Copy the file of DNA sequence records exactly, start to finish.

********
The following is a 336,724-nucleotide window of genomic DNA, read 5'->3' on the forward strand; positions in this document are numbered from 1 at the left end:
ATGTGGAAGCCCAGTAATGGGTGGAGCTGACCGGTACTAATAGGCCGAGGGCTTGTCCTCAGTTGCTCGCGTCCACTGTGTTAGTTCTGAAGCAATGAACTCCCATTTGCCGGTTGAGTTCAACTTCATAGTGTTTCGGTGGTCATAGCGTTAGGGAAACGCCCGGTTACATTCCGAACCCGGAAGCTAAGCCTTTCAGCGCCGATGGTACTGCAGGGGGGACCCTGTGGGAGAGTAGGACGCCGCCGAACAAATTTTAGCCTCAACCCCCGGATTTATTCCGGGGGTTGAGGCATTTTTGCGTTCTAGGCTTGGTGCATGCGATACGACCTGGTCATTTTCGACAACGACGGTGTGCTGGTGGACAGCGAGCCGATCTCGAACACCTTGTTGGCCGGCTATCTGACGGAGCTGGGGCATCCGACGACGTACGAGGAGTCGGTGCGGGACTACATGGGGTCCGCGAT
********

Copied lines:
The following is a 336,724-nucleotide window of genomic DNA, read 5'->3' on the forward strand; positions in this document are numbered from 1 at the left end:
ATGTGGAAGCCCAGTAATGGGTGGAGCTGACCGGTACTAATAGGCCGAGGGCTTGTCCTCAGTTGCTCGCGTCCACTGTGTTAGTTCTGAAGCAATGAACTCCCATTTGCCGGTTGAGTTCAACTTCATAGTGTTTCGGTGGTCATAGCGTTAGGGAAACGCCCGGTTACATTCCGAACCCGGAAGCTAAGCCTTTCAGCGCCGATGGTACTGCAGGGGGGACCCTGTGGGAGAGTAGGACGCCGCCGAACAAATTTTAGCCTCAACCCCCGGATTTATTCCGGGGGTTGAGGCATTTTTGCGTTCTAGGCTTGGTGCATGCGATACGACCTGGTCATTTTCGACAACGACGGTGTGCTGGTGGACAGCGAGCCGATCTCGAACACCTTGTTGGCCGGCTATCTGACGGAGCTGGGGCATCCGACGACGTACGAGGAGTCGGTGCGGGACTACATGGGGTCCGCGAT